This is the first in a series of "time travel" entries, looking at what was going on when/where my ancestors were born or at other significant points in their lives.
This entry is about my late mother-in-law, Marian Jane McClure, born in 1909 in Cleveland, Ohio. Here she is in May, 1955, with husband Edgar James Wood. Marian made the ceramic bird pin she's wearing.
I know from the Census that in 1910, Marian was living with mother (Floyda Mabel Steiner McClure) and father (Brice Larimer McClure) at 567 E. 115 Street in Cleveland, Ohio. This was a quiet residential neighborhood with modest homes, off of St. Clair Ave, a major street. Her father, an expert machinist, worked as a wire weaver, making wire cloth.
Here are some of the influences on Marian's world in the Cleveland of 1909:
- Exploration was all the rage. Shackleton thought he'd arrived at the South Pole in early 1909 but he was actually nearly 100 miles away when he turned back. Peary and Cook were vying to "discover" the North Pole. Such travels of exploration captured the public imagination during the years leading up to WWI. Marian would have picked up some of these tales of undaunted courage. Her granddaughter is very interested in Shackleton, as it happens!
- Everyday life was changing. The Cleveland Electric Illuminating Company was wiring many neighborhoods. Even if Marian's home wasn't wired when she was born, it would be very shortly. Radio was the coming thing (Marconi shared the Nobel Prize in 1909); Marian would have grown up with radio programs in the background all her life. Air flight was in its infancy, but as an adult, Marian liked ocean-liner trips with her husband, Edgar.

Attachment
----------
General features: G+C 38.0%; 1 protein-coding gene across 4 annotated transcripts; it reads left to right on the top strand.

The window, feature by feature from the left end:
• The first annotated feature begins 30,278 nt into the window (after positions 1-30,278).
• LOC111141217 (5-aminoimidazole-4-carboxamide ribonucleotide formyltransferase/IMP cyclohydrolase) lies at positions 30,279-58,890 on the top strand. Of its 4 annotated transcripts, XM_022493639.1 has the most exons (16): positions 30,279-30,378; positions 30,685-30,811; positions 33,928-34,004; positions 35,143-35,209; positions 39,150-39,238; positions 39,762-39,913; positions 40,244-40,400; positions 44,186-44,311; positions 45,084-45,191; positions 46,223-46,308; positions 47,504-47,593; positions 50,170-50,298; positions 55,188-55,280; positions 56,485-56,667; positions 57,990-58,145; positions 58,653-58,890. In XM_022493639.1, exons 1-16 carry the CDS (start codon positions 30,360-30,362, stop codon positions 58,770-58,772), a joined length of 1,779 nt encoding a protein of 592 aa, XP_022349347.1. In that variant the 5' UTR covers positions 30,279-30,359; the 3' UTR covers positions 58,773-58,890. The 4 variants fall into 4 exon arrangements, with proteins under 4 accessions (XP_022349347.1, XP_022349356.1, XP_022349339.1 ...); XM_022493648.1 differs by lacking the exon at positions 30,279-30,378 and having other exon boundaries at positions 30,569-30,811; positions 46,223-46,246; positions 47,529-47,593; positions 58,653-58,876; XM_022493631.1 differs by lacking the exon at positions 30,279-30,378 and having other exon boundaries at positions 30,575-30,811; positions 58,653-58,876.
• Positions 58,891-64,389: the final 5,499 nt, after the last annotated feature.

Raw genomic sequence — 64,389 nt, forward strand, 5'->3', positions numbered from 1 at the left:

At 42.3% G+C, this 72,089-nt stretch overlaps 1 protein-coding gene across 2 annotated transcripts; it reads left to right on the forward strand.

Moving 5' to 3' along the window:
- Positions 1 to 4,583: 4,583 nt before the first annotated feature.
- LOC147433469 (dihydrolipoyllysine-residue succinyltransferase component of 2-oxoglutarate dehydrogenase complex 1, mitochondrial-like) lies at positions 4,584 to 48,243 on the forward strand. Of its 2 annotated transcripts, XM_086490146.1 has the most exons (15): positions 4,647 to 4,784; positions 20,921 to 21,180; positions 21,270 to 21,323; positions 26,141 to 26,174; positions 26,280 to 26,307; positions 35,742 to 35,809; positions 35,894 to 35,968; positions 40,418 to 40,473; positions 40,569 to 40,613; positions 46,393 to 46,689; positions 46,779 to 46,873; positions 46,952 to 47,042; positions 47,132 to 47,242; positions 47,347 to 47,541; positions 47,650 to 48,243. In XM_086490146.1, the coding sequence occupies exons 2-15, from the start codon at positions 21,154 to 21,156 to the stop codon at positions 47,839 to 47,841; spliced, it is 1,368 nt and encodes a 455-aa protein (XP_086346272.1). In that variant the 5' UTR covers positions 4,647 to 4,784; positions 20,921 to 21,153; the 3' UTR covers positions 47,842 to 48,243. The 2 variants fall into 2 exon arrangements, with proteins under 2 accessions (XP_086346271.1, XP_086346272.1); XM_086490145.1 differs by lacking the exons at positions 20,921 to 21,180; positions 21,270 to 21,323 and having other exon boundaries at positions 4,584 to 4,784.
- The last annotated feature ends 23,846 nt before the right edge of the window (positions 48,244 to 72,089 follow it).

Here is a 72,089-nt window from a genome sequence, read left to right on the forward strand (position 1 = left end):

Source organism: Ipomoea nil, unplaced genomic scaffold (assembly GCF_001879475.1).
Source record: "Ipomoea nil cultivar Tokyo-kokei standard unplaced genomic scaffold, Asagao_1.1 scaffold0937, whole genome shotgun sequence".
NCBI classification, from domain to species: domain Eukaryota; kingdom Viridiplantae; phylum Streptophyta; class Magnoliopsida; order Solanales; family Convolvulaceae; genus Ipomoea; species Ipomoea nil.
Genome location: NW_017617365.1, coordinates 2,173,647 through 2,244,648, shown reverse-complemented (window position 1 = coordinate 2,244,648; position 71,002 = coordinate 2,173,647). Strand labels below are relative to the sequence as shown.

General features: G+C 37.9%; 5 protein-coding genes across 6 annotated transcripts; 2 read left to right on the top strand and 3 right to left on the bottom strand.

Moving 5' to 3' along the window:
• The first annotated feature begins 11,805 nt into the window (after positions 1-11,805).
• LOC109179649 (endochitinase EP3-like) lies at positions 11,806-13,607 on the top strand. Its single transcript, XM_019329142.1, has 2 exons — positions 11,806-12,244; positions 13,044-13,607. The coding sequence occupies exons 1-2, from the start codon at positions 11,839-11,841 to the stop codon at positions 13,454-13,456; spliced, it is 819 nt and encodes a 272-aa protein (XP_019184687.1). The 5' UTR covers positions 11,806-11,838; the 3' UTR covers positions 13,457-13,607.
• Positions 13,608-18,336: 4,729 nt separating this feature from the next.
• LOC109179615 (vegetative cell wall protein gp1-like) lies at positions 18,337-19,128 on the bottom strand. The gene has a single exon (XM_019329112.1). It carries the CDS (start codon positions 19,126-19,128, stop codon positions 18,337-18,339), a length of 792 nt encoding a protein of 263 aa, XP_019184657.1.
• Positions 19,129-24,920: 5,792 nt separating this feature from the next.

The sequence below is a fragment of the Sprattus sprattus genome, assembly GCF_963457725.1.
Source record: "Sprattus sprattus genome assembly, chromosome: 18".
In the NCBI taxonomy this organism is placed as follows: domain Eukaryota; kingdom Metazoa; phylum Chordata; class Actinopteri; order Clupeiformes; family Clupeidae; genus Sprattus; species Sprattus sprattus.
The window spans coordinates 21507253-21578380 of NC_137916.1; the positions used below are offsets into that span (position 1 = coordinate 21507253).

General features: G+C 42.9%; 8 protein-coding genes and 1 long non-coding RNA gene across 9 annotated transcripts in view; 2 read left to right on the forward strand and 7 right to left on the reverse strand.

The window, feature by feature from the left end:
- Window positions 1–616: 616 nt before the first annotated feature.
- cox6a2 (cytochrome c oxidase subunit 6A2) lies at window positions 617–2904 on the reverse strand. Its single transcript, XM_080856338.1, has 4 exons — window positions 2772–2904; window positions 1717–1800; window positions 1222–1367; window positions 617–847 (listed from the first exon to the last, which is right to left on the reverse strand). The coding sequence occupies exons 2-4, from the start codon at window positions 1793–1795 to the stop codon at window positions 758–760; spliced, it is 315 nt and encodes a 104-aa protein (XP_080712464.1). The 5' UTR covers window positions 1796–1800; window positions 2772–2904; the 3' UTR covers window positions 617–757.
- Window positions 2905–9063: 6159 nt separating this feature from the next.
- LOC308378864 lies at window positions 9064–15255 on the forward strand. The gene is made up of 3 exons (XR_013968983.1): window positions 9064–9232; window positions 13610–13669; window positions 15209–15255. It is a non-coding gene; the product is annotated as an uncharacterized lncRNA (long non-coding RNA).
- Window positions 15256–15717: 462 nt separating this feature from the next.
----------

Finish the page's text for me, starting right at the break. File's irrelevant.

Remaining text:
- No car? No problem. The interurban light rail system and streetcar networks were well-established ways to get around in Cleveland and beyond. Marian and her family could pay a few pennies to hop on a streetcar and visit friends and relatives. Her father, Brice, probably rode the streetcar to his job as a wire weaver. Cars were still expensive and rare, and not really needed (yet).
- City girl. With a population of more than 500,000, Cleveland was the 6th-largest U.S. city and by far the largest in the entire state. The Industrial Exposition of 1909 attracted more than 200,000 visitors, who were impressed with Cleveland's manufacturing might. Although Cleveland was spread out, residential neighborhoods like Marian's were only a few streets away from small shops (drugstores, bakeries, grocery stores, etc.) Marian lived in Cleveland most of her life. By the time she left Cleveland to move closer to grandchildren, the city's pollution had been mostly cleaned up and the Cuyahoga River no longer caught fire as it had many times before, starting in 1868.